Appropriations from accounts for committee salaries and expenses (except for the Committee on Appropriations), House information systems, and allowances and expenses of Members, House officers, and administrative offices of the House; auditing and settling of all accounts described above; employment of persons by the House, including clerks for Members and committees, and reporters of debates; the Library of Congress (including its management) and the House library, the Smithsonian Institution and the incorporation of similar institutions, and the Botanic Gardens, except measures relating to the construction or reconstruction, maintenance, and care of the buildings and grounds of the Botanic Gardens, the Library of Congress, and the Smithsonian Institution; statuary and pictures; acceptance or purchase of works of art for the Capitol; purchase of books and manuscripts; expenditure of accounts described above; Franking Commission; printing and correction of the Congressional Record; accounts of the House generally; assignment of office space for Members and committees; disposition of useless executive papers; election of the President, Vice President, or Members of Congress; corrupt practices; contested elections; credentials and qualifications; and federal elections generally; services to the House, including the House restaurant, parking facilities and administration of the House office buildings and of the House wing of the Capitol; travel of Members of the House; raising, reporting, and use of campaign contributions for candidates for office of Representative in the House of Representatives, of Delegate, and of Resident Commissioner to the United States from Puerto Rico; compensation, retirement, and other benefits of the Members, officers, and employees of the Congress.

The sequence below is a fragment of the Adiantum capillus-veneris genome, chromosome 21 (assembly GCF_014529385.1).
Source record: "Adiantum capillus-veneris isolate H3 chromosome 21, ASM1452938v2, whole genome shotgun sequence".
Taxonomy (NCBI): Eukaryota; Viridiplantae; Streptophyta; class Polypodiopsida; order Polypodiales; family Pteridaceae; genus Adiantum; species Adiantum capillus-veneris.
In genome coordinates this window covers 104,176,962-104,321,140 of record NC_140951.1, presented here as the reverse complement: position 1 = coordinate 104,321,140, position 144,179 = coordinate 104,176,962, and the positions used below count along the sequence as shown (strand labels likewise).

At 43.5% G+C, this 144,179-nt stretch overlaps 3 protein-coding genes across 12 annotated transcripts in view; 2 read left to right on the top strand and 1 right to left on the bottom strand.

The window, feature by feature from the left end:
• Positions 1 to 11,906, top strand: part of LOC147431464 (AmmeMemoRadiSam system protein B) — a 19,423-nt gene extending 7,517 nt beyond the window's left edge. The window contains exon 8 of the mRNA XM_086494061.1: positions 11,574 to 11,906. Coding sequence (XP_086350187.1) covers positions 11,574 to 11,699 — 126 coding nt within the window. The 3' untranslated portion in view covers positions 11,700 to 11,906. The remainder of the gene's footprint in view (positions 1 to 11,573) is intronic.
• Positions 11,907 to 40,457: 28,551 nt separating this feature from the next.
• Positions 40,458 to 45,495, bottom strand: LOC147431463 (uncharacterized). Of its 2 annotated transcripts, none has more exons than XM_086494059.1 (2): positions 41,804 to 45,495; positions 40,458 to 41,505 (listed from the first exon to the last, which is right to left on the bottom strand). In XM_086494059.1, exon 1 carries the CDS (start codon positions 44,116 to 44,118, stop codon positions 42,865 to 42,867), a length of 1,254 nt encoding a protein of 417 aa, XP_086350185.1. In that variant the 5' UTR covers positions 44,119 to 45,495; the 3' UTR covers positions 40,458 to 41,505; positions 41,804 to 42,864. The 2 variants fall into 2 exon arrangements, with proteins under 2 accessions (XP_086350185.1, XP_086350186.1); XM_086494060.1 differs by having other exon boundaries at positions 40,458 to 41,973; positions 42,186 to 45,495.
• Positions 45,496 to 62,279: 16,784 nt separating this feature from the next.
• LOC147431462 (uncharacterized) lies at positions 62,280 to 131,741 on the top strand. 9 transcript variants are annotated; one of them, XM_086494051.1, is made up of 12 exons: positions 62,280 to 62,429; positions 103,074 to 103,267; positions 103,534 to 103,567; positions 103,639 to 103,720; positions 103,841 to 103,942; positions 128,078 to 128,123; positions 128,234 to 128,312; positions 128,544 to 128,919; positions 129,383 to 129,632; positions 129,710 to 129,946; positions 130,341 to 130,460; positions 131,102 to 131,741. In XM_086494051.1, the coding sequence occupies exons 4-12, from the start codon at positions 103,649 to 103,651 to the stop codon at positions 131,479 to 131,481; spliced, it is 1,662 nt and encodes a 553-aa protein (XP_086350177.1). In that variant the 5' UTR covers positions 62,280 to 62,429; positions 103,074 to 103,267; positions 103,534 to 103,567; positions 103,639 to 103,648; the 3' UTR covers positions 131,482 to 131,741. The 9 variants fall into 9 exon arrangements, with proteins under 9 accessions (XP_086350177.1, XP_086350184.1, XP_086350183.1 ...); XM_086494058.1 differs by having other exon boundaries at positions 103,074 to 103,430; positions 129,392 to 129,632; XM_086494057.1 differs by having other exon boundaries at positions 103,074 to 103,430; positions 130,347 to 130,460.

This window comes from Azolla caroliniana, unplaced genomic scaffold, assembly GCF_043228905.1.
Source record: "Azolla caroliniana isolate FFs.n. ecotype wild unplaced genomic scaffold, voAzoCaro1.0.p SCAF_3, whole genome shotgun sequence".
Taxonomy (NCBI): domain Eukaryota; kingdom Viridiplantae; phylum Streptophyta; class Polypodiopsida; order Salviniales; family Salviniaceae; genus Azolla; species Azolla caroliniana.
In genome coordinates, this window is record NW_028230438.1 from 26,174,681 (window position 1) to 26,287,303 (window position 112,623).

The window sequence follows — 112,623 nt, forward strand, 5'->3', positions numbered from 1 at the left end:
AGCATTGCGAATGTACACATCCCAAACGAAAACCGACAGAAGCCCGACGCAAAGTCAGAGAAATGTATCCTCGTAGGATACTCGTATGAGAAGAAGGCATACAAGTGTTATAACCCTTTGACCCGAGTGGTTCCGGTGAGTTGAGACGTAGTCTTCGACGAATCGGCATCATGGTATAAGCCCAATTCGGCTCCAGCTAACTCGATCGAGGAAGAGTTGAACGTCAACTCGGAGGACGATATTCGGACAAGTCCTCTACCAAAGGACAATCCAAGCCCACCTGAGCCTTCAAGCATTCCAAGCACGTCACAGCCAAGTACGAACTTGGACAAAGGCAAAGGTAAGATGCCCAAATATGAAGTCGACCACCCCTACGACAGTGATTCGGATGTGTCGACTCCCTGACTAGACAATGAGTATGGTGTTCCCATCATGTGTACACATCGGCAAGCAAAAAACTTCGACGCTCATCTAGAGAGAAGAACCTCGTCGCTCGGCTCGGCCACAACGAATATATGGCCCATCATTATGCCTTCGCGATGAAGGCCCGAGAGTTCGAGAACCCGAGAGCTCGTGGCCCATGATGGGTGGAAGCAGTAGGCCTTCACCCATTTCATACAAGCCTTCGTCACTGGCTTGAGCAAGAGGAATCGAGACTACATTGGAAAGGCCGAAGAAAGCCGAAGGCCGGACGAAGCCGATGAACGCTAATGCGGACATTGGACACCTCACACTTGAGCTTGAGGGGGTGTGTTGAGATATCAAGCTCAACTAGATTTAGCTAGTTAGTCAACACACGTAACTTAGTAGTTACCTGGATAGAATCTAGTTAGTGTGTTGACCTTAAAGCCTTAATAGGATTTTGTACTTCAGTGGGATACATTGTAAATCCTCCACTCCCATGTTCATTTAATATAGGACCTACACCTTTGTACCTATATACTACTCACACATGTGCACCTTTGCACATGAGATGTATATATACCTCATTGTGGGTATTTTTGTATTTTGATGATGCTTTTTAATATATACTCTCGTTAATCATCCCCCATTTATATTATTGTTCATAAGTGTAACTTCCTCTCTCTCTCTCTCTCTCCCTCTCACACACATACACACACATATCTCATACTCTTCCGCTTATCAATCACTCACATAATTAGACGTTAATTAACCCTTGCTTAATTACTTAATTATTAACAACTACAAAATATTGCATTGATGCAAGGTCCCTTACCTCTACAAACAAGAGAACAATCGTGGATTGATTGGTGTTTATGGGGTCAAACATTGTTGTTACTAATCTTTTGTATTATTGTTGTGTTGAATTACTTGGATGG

Subcommittees:

None 

Membership:
Majority:  7
Minority:  5
Total: 12

History:
Created as the Committee on House Administration by the Legislative Reorganization Act of 1946, merging Committees on Enrolled Bills (created 1789 as Joint Committee), Elections (created 1794), Accounts (created 1803), Printing (created 1846), Disposition of Executive Papers (created 1889), Memorials (created 1929), and some functions of the Joint Committee on the Library (created 1806 as Joint Committee)

Added jurisdiction over parking facilities of the House and over campaign contributions to House candidates effective 1975

Acquired current name, and added jurisdiction over the Franking Commission, in 1995 

Printed History:
None 

Committee on Intelligence, Permanent Select(3)

Jurisdiction:
The Central Intelligence Agency and the director of central intelligence, and the national foreign intelligence program as defined in section 3(6) of the National Security Act of 1947; intelligence and intelligence-related activities of all other departments and agencies of the government, including, but not limited to, the tactical intelligence and intelligence-related activities of the Department of Defense; the organization or reorganization of any department or agency of the government to the extent that the organization or reorganization relates to a function or activity involving intelligence or intelligence-related activities; authorizations for appropriations, both direct and indirect, for the following: 1) Central Intelligence Agency, director of central intelligence, and the national foreign intelligence program as defined in section 3(6) of the National Security Act of 1947; 2) intelligence and intelligence-related activities of all other departments and agencies of the government, including, but not limited to, the tactical intelligence and intelligence-related activities of the Department of Defense; and 3) any department, agency, or subdivision, or program that is a successor to any agency or program named in 1) or 2).